DURHAM, N.C. - Using eyes made of a calcium carbonate crystal, a simple mollusk may have evolved enough vision to spot potential predators, scientists say.
The three-inch-long mollusks, called chitons, have hundreds of eye-like structures with lenses made of aragonite, a type of rock. It's the first time scientists have found an animal that makes eye lenses from aragonite and not the rock's close cousin, calcite.
"It's surprising how these creatures make their eyes from rocks," said Duke biologist Sönke Johnsen. Most animals make their eyes from cells with proteins and chitin. "But it seems like an easy way to evolve eyes by using what you've already got," he said. Chitons also make their shells from aragonite.
Johnsen and former Duke Ph.D. student Daniel Speiser studied West Indian fuzzy chitons, or Acanthopleura granulata, which have flat shells made of eight separate plates. Hundreds of tiny lenses on the surface of the plates cover clusters of light-sensitive cells beneath.
Scientists discovered the eyes decades ago. But it wasn't clear whether chitons used these eyes to see objects overhead or simply to sense changes in light. "Turns out they can see objects, though probably not well," said Speiser, who recently became a post-doctoral fellow at the University of California, Santa Barbara. The results of the new chiton study appear in the April 26 Current Biology.
To test the creature's vision, Speiser placed individual chitons on a slate slab. When left undisturbed, they would lift part of their armored, oval-shaped body to breathe. At this point, Speiser would show them either a black disk ranging from .35 centimeters to 10 centimeters in diameter or a corresponding gray slide that blocked the same amount of light. The disk or slide appeared 20 centimeters above the chitons.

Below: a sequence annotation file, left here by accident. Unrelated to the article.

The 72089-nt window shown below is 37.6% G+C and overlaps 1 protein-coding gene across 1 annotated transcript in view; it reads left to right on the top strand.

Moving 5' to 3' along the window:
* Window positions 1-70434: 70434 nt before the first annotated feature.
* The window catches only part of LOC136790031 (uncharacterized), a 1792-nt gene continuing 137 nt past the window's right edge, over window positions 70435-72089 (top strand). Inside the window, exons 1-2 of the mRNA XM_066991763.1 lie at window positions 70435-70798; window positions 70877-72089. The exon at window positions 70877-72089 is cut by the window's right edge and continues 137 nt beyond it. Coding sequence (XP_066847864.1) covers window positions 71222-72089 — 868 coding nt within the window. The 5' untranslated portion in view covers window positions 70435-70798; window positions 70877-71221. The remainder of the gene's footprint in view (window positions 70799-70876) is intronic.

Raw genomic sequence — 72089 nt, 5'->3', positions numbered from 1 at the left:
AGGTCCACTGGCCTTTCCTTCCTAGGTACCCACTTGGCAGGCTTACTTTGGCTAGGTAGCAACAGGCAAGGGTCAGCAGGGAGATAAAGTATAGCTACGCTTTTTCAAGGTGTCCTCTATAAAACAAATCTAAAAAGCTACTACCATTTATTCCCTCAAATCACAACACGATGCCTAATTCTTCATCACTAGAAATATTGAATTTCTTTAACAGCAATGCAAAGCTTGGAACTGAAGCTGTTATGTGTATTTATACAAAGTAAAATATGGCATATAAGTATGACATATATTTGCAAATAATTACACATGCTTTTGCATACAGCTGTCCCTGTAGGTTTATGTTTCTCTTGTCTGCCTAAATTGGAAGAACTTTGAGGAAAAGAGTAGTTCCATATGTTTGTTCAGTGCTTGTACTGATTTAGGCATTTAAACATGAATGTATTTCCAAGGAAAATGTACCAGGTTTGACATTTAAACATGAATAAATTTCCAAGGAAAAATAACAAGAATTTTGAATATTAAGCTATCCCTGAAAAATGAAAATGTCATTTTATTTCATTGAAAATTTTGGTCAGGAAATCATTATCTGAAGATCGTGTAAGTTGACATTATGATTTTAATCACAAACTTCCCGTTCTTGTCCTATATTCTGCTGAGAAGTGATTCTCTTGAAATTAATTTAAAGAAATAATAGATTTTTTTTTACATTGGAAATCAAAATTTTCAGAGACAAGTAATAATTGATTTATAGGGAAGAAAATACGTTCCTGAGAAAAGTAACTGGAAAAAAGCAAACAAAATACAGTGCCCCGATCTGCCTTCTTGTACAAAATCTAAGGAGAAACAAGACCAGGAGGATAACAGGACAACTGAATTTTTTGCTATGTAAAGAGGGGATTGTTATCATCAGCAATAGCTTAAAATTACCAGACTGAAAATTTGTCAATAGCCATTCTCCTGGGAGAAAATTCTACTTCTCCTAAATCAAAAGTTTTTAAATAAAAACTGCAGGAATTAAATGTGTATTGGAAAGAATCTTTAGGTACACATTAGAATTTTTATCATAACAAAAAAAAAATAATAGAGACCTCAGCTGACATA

When shown the gray screens, the chitons did not respond. But they clamped down when shown a black disk 3 centimeters or larger in diameter. That would be the equivalent of humans looking in the sky and seeing a disk the diameter of 20 moons, making human vision about a thousand times sharper than chiton vision, Johnsen said.
Because the chitons responded to the larger disks and not the gray slides, they seem to be seeing the disk and not simply responding to a change in light, said University of Sussex biologist Michael Land, an expert on animal vision who was not involved in the research. But it's not yet clear if they respond only to the removal of light by the disk as opposed to added light.
Land also said it's not likely that the chitons' eyes were part of the evolutionary route to human eyes.
Chitons are ancient, primitive species that first appeared on Earth more than 500 million years ago. But the oldest chitons with eyes only began to appear in the fossil record in the last 25 million years, making their eyes among the most recent to evolve in animals. Speiser said chitons probably evolved to have eyes with lenses so they could see their predators and defend against being eaten.
Speiser and his colleagues also tested whether the chitons' eyes work in both air and water, since some species spend time in both. The experiments made a strong case for the chiton lens being able to focus light differently depending on whether the animal is above or below water, Land said.
He added that chiton eyes are still an anomaly in the evolution of vision. The retinas are structurally similar to snail and slug retinas. But snail and slug retinas respond to the appearance of light, while chiton retinas may only respond to the removal of light, a difference that might be worth another look, Land said.